The Magical Time Before The Instigator Rule

Show any hard hit on a star player, or any cheap shot, and someone is bound to talk about the need to dump the instigator rule. They may reference the magical time before the instigator rule was implemented, generally in a ‘back when men were men and rats were hunted down and killed’ sort of way.

It’s self-delusion, of course.

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So I did a quick Google News archives search for “NHL cheap shot,” confining myself to the decade prior to the stringent enforcement of the instigator rule. I got 29 pages of results, and I’ve found video for a bunch of them. Let’s review the tape.

This is 5’9” scoring forward Brian Propp of the Philadelphia Flyers (commonly known as the “Broad Street Bullies”) taking a hit from Chris Chelios in May 1989. The Flyers met Montreal in the Conference Finals, and unlike now teams dressed enforcers in the playoffs. A quick look at the Flyers roster shows a long list of tough customers, from skilled muscle like Rick Tocchet at the top down to Craig Berube and Al Secord at the bottom.

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And here’s Dave Brown – a 6’5” enforcer who would later ply his trade in Edmonton – crosschecking Tomas Sandstrom early in 1988-89. Sandstrom had been the New York Rangers’ second-leading scorer the previous season.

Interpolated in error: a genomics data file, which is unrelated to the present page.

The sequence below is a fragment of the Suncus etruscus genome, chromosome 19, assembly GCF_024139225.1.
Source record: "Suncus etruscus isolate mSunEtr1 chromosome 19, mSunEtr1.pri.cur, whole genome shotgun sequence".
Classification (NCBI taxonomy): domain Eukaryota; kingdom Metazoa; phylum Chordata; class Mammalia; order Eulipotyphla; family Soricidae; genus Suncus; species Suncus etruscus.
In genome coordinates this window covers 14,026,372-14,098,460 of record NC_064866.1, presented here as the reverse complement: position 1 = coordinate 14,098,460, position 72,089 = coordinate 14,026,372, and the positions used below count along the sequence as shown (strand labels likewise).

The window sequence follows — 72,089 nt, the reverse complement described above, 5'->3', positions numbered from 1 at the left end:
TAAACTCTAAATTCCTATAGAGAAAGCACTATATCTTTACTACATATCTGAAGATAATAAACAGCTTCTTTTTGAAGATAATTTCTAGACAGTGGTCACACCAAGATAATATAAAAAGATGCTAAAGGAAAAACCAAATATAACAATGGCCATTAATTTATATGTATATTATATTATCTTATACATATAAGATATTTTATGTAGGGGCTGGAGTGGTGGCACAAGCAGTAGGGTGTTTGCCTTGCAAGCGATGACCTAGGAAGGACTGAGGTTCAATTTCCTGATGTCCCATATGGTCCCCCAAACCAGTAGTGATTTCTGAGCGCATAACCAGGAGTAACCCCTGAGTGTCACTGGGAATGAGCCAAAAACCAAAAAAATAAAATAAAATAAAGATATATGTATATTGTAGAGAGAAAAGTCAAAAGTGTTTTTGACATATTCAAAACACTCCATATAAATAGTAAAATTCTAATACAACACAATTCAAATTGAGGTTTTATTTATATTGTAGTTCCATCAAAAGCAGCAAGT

I couldn’t find video on the third incident – one that Sabres’ head coach Rick Dudley described as a “cheap shot” on star forward Pat Lafontaine – but I’ve included the piece that ran in the New York Times on the incident below. It’s worth noting that the Sabres had three guys with 300+ PIM that year.

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And here’s Montreal enforcer Chris Nilan, “playing” against the “Big, Bad” Bruins. The player he butt-ends in the face is Boston captain Rick Middleton, one of the cleanest players in the game and a long-time scorer for the Bruins (over a 1005-game NHL career spanning the 70’s and 80’s, Middleton recorded just 157 PIM).

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Then there’s this article from August 1988, entitle “NHL refuses to let brightest stars shine.” The whole article is behind a pay wall, but here are two paragraphs from the free preview:

I’ve also included first this sucker punch and then cross-check from Wendel Clark on Slava Fetisov. The first incident was apparently unprovoked, while the second came about after Fetisov tried to take Clark out at the knees. Was Clark sending a message by hammering a star player or was Fetisov earning himself space by exacting vengeance on Clark or was Clark protecting himself from a dirty hit with a thoroughly understandable cross-check to the face before delivering the knockout blow?